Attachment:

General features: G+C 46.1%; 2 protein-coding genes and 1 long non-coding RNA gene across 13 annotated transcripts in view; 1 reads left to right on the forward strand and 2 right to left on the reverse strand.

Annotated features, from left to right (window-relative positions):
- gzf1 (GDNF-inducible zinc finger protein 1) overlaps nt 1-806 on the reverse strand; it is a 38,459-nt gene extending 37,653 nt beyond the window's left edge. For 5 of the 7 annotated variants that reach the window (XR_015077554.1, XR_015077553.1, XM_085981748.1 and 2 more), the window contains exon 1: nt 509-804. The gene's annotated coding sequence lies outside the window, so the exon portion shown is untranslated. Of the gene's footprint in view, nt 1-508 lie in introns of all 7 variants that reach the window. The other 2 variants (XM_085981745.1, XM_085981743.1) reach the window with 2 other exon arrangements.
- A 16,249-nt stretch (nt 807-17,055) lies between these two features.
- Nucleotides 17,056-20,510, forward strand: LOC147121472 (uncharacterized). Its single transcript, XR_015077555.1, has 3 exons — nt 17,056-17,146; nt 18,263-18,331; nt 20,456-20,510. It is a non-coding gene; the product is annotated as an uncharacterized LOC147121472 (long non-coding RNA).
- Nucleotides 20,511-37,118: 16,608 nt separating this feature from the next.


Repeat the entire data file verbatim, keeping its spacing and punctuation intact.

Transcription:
General features: G+C 46.1%; 2 protein-coding genes and 1 long non-coding RNA gene across 13 annotated transcripts in view; 1 reads left to right on the forward strand and 2 right to left on the reverse strand.

Annotated features, from left to right (window-relative positions):
- gzf1 (GDNF-inducible zinc finger protein 1) overlaps nt 1-806 on the reverse strand; it is a 38,459-nt gene extending 37,653 nt beyond the window's left edge. For 5 of the 7 annotated variants that reach the window (XR_015077554.1, XR_015077553.1, XM_085981748.1 and 2 more), the window contains exon 1: nt 509-804. The gene's annotated coding sequence lies outside the window, so the exon portion shown is untranslated. Of the gene's footprint in view, nt 1-508 lie in introns of all 7 variants that reach the window. The other 2 variants (XM_085981745.1, XM_085981743.1) reach the window with 2 other exon arrangements.
- A 16,249-nt stretch (nt 807-17,055) lies between these two features.
- Nucleotides 17,056-20,510, forward strand: LOC147121472 (uncharacterized). Its single transcript, XR_015077555.1, has 3 exons — nt 17,056-17,146; nt 18,263-18,331; nt 20,456-20,510. It is a non-coding gene; the product is annotated as an uncharacterized LOC147121472 (long non-coding RNA).
- Nucleotides 20,511-37,118: 16,608 nt separating this feature from the next.